11 Harrowhouse Aram Avakian

11 Harrowhouse Aram Avakian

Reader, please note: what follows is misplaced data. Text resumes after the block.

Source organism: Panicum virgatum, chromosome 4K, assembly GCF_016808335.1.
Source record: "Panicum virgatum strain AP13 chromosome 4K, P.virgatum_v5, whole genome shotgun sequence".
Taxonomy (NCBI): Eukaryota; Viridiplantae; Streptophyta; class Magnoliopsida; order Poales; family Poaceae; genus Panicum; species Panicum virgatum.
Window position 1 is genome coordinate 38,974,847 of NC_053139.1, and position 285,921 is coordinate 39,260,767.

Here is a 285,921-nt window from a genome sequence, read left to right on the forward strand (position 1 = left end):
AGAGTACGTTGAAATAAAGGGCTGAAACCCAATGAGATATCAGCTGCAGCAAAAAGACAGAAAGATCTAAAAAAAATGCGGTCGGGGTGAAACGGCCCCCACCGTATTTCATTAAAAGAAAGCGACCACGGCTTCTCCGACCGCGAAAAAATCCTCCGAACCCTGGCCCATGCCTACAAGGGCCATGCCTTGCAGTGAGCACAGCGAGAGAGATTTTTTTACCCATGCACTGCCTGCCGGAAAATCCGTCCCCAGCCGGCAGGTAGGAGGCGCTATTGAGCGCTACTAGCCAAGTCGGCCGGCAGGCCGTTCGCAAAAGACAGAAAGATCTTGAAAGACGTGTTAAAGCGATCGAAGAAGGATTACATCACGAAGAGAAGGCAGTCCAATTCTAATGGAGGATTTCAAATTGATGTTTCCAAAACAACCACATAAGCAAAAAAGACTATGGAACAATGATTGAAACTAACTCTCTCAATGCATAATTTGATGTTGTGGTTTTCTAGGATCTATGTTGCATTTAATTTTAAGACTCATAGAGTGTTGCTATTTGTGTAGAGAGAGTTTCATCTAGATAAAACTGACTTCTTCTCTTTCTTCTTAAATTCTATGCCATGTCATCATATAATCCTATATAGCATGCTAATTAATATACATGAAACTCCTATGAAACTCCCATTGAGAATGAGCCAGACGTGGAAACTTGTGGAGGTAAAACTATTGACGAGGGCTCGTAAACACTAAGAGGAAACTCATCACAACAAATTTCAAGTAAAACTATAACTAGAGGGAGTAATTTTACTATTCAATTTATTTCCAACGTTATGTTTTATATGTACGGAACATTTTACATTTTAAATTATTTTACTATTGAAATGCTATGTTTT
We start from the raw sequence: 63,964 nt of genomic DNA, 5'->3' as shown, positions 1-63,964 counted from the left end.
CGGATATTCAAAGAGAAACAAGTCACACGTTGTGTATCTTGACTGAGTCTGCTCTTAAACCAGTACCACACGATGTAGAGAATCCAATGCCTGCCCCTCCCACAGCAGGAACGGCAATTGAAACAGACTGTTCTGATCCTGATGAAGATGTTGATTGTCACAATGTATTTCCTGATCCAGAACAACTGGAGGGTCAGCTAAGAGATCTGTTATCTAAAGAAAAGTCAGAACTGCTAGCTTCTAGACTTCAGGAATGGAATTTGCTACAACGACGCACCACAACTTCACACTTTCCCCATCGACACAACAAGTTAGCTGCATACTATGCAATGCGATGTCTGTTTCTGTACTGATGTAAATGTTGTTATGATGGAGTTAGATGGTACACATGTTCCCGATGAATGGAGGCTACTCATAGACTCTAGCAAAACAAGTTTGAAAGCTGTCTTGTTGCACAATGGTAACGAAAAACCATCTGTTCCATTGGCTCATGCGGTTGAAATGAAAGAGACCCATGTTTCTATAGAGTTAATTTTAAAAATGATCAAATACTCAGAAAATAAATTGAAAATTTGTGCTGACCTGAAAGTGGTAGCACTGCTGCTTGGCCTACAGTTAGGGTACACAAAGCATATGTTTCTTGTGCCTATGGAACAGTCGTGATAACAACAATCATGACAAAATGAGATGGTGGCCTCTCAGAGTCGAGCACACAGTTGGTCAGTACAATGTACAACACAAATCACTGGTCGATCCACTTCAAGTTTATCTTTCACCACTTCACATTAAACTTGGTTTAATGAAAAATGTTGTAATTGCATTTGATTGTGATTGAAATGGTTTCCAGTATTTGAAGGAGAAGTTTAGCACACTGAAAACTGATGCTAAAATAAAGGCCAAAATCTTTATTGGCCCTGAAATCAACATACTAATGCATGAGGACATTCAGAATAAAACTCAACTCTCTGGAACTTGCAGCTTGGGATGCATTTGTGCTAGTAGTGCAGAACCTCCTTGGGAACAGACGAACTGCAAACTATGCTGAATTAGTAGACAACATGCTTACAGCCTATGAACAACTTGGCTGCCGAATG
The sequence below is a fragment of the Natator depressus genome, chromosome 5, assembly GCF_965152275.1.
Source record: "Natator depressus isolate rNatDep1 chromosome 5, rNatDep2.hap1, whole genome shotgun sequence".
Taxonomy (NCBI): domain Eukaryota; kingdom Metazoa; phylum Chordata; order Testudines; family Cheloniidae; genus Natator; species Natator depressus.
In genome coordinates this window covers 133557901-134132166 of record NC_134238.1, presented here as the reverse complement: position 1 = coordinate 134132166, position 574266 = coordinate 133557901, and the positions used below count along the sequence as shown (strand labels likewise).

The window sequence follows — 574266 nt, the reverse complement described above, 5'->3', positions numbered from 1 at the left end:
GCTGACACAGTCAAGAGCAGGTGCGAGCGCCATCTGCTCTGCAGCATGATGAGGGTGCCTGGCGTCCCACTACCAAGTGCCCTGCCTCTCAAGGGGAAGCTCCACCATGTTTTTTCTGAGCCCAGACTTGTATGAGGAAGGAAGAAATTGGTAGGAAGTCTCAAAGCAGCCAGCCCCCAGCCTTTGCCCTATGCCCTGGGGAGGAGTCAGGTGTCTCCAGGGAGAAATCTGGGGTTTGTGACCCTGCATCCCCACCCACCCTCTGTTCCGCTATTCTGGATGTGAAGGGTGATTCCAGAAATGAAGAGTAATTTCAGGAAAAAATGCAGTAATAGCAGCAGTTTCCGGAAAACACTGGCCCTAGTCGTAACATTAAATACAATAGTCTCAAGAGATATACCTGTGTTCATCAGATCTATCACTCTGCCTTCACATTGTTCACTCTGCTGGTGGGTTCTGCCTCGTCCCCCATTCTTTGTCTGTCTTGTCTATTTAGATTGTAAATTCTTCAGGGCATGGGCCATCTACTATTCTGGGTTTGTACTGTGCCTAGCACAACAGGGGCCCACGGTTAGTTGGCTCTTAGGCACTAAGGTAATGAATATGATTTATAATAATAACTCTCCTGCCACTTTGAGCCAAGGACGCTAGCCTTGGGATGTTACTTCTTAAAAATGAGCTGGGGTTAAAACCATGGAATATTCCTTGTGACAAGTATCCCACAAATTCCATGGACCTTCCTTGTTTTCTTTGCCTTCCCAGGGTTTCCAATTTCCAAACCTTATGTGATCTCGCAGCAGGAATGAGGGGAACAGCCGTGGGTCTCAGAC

I kind of miss the days when any movie that didn't feature a corset or Shelley Long had a slow motion scene of a car driving off a cliff, exploding upon impact. They were simpler times when issues of plausibility and audience formula familiarity were secondary to ensuring you had a kick-ass trailer to play at the drive-in. Said trailer for the 1974 Charles Grodin heist movie, 11 Harrowhouse, is the sole supplement on the DVD release and, to be candid, is almost better than the movie, summarizing the entire plot from beginning to end, leaving no actual twist or event unspoiled. Not just one but two cars explode in the trailer, while simple diamond purchaser Howard Chesser (Grodin) gets wrapped up in a plot to smuggle the world's supply of diamonds from the titular location after being duped by shady millionaire Clyde Massey (Trevor Howard). Along for the ride is adventure enthusiast Maren Shirell (Candice Bergen), who exclaims, "I'm not risky; I'm skilful!" while speeding down the road in a fancy sports car. We also learn in the trailer that painted cockroaches and an enormous vacuum are somehow involved in the heist, which, incidentally, will "be like no robbery you've ever imagined." After watching the film, I have to wonder if everything not included in the up-front promo was shot after the fact just to fill the running time. Most of it is anti-establishment voiceover from a meek protagonist talking of supply-demand risk and embarrassing prestige envy, going the typical '70s route of bashing the system. Some of his witticisms do prove quite comical, dryly assessing the peculiarity of everyone around him and the absurdity of his predicament, but most of them repeatedly foreshadow things to come. This would be fine if something great was impending, but the actual heist is uneventful, aside from the crazy resourcefulness of hand-painted cockroaches. The low-key Avengers handling of the material makes it far more engaging than it should be, even if it is essentially throwaway drive-in fare. On the upside, seeing Murphy Brown play a sexy love interest is both amusing and a little disturbing. And now that I think about it, Outrageous Fortune might have featured a scene of a car driving off a cliff and exploding, or maybe I'm mistaking that with Shelley Long jumping across the "devil's fingers." (Shout! Factory)